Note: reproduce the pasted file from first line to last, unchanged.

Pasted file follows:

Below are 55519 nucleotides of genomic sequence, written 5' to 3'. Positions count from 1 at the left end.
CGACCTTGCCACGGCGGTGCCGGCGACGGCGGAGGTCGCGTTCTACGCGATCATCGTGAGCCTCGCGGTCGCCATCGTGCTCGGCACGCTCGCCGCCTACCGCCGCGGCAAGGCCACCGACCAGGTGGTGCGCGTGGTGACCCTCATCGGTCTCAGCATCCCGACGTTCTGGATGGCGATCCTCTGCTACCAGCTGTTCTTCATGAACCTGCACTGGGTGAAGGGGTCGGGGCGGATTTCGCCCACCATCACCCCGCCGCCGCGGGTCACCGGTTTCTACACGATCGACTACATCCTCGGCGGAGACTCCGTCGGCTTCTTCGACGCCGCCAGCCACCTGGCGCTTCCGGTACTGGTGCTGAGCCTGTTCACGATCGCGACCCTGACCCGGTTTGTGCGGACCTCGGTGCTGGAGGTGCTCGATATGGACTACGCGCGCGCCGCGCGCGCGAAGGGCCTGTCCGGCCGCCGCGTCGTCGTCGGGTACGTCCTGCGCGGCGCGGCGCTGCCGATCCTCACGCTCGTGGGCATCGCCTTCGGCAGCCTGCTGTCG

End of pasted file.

Below are 55519 nucleotides of genomic sequence, written 5' to 3'. Positions count from 1 at the left end.
CGACCTTGCCACGGCGGTGCCGGCGACGGCGGAGGTCGCGTTCTACGCGATCATCGTGAGCCTCGCGGTCGCCATCGTGCTCGGCACGCTCGCCGCCTACCGCCGCGGCAAGGCCACCGACCAGGTGGTGCGCGTGGTGACCCTCATCGGTCTCAGCATCCCGACGTTCTGGATGGCGATCCTCTGCTACCAGCTGTTCTTCATGAACCTGCACTGGGTGAAGGGGTCGGGGCGGATTTCGCCCACCATCACCCCGCCGCCGCGGGTCACCGGTTTCTACACGATCGACTACATCCTCGGCGGAGACTCCGTCGGCTTCTTCGACGCCGCCAGCCACCTGGCGCTTCCGGTACTGGTGCTGAGCCTGTTCACGATCGCGACCCTGACCCGGTTTGTGCGGACCTCGGTGCTGGAGGTGCTCGATATGGACTACGCGCGCGCCGCGCGCGCGAAGGGCCTGTCCGGCCGCCGCGTCGTCGTCGGGTACGTCCTGCGCGGCGCGGCGCTGCCGATCCTCACGCTCGTGGGCATCGCCTTCGGCAGCCTGCTGTCG